The incubation period of molluscum contagiosum can vary from two weeks to six months. In turn, skin lesions are limited to the epidermal layer only, as they have no systemic spread. When the lesions are touched, they may expel a whitish content from within the lesions. This fluid is highly contagious and is the “molluscum body”, so it’s not a good idea to try to pop them.

A child's chin with molluscum contagiosum.
In most cases, molluscum contagiosum usually occurs in children aged 2 to 5 years, but can also occur in adults or adolescents.

Clinical manifestations of molluscum contagiosum

Molluscum contagiosum is usually asymptomatic, but may occasionally become itchy or painful. Therefore, scratching may cause bleeding underneath the lesions. In addition, inflammatory reactions as a result of scratching are evident and should be distinguished from secondary bacterial infections. The lesions are characterized as pearly white to flesh-colored, firm, pearly papules with a central umbilication.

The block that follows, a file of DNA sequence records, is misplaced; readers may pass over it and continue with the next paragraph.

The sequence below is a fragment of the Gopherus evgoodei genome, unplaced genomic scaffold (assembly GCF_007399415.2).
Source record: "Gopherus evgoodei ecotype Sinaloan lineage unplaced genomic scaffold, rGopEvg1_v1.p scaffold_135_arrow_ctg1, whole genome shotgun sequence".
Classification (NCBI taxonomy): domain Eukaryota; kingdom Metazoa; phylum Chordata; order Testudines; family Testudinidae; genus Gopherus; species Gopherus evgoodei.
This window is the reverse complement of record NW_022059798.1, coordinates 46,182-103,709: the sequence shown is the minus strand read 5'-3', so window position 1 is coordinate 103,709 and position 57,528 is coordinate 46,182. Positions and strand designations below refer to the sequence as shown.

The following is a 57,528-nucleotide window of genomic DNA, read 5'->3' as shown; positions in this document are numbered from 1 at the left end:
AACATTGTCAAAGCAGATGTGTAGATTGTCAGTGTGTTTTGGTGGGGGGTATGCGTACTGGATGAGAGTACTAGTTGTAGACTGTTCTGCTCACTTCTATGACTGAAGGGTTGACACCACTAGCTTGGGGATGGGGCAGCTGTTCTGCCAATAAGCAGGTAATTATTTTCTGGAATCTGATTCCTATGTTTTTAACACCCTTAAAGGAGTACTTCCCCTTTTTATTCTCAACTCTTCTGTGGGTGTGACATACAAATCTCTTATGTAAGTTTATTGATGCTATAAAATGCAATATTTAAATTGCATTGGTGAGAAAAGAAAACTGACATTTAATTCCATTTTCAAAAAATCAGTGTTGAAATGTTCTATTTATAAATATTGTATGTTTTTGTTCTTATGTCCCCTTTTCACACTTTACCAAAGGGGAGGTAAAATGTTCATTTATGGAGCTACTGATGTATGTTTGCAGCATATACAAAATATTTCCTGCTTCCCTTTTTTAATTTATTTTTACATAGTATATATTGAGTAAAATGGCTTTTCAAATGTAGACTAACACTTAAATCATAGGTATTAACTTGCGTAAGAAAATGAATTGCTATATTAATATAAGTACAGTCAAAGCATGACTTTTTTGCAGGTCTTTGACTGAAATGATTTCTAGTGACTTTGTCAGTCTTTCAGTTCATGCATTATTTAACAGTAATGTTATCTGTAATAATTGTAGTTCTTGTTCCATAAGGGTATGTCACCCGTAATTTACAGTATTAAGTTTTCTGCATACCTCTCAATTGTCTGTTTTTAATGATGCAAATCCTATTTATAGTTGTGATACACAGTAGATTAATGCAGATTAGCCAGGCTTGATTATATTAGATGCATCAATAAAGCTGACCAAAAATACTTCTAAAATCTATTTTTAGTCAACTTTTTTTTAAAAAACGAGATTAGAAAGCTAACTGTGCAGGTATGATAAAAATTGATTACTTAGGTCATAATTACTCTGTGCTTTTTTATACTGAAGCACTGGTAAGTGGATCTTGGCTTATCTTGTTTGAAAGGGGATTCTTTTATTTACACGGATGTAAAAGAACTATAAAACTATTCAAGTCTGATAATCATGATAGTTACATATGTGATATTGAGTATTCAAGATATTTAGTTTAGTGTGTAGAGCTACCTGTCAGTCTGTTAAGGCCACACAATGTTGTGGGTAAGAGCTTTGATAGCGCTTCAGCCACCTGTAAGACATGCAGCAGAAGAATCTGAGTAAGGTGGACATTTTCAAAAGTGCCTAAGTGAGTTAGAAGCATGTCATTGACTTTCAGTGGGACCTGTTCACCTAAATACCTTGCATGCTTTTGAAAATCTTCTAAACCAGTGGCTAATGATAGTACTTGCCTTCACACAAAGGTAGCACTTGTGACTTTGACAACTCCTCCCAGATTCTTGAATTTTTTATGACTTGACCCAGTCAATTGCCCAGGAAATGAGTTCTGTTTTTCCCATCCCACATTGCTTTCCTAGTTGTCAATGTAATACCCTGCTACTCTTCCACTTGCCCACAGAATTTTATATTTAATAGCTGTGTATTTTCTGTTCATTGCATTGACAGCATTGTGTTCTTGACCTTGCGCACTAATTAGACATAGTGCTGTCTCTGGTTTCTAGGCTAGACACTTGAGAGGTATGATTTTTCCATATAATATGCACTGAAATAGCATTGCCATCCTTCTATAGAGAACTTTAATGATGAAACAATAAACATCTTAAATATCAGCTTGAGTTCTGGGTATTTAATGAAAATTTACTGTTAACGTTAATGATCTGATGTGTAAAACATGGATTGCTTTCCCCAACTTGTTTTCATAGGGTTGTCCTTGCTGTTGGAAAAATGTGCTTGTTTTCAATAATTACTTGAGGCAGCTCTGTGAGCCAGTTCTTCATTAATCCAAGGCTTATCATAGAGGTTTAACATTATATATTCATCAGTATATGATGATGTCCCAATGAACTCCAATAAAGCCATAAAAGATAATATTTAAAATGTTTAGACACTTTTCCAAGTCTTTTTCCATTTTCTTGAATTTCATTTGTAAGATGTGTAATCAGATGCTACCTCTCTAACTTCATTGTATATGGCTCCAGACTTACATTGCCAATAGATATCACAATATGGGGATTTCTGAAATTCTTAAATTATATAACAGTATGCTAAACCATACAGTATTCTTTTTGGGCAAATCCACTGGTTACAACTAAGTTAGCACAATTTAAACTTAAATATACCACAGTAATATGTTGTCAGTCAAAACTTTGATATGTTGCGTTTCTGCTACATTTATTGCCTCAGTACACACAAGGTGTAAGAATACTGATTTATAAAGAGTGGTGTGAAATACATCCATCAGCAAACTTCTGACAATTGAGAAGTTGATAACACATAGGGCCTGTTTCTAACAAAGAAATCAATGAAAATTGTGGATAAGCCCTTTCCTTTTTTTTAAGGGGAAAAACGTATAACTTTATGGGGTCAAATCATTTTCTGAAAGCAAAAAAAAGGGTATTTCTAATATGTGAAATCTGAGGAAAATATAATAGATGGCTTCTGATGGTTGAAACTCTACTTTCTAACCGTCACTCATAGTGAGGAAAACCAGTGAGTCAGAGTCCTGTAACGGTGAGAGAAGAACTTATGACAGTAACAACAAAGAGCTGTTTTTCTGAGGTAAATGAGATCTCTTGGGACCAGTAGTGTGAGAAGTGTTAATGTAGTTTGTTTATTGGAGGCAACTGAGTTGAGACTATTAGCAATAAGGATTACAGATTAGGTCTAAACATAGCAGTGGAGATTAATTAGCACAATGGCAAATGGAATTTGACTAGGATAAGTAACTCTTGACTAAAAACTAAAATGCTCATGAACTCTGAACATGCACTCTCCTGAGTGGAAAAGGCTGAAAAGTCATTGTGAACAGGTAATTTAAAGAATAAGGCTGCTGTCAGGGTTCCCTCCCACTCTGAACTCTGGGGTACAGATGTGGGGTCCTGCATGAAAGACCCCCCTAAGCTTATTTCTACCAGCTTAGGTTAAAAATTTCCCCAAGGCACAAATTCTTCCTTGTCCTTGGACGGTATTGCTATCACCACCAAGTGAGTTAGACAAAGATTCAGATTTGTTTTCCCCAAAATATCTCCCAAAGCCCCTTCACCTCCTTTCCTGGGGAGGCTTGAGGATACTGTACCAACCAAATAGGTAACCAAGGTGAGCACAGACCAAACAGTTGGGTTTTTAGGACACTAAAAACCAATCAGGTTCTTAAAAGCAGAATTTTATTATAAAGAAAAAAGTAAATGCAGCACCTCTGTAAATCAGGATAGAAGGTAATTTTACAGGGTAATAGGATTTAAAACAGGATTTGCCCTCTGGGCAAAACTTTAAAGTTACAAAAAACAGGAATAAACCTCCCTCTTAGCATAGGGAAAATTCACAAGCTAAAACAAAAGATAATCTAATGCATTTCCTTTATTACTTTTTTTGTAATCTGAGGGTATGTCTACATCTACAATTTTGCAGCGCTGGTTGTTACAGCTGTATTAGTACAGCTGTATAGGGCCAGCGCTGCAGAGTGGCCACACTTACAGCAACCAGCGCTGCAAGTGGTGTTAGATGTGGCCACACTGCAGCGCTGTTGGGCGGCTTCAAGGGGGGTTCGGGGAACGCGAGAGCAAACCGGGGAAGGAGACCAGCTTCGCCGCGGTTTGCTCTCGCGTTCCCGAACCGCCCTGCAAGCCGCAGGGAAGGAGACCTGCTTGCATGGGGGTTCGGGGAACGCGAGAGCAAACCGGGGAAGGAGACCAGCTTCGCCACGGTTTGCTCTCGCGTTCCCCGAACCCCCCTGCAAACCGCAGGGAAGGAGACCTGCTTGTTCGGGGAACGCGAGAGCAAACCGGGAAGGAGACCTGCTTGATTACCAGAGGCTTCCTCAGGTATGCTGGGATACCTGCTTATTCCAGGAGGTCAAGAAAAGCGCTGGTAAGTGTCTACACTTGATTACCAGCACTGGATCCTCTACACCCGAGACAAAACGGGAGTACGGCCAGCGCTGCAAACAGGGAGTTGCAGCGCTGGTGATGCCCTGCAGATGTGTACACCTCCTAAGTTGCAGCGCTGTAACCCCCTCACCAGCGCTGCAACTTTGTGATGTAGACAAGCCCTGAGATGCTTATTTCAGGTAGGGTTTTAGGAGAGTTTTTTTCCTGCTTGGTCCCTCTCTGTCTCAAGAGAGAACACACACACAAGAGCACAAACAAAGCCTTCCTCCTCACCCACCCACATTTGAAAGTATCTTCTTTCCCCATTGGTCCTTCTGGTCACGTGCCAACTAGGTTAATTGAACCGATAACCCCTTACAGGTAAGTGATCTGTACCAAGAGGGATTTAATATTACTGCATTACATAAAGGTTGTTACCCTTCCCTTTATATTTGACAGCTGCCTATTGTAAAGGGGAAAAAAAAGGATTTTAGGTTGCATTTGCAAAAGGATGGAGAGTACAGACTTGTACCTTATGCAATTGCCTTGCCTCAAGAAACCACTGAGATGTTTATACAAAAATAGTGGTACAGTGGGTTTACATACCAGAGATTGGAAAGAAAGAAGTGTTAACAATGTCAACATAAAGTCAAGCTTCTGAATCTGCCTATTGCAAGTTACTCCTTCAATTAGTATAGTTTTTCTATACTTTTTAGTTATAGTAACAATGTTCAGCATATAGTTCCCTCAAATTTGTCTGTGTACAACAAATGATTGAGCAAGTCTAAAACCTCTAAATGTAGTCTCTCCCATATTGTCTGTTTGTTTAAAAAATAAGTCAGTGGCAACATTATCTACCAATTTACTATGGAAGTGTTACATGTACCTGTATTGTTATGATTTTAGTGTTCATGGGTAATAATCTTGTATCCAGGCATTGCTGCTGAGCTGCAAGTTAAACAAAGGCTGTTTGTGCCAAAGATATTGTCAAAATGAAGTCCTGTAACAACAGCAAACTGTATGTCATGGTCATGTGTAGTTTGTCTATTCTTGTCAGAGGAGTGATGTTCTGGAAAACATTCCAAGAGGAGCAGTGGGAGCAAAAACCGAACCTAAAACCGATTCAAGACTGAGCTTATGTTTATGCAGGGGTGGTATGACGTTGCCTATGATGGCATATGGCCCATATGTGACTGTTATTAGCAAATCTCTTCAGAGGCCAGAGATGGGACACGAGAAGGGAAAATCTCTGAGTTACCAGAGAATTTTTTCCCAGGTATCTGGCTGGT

The papules are usually between one millimeter and one centimeter in diameter, according to FP Essentials publications. The most common locations largely include exposed areas, such as the following:

  • Face
  • Trunk
  • Extremities
  • Axillary regions

Lesions may be single, multiple, or grouped. They may even be pedunculated or have an erythematous halo.

Therapeutic options for molluscum contagiosum in children

There are multiple treatments to be performed, but their choice depends on parental preference. The condition usually resolves spontaneously, but treatment is initiated to prevent autoinoculation and transmission of lesions. Therapeutic options include topical medications, physical removal of the mollusks, and systemic treatment.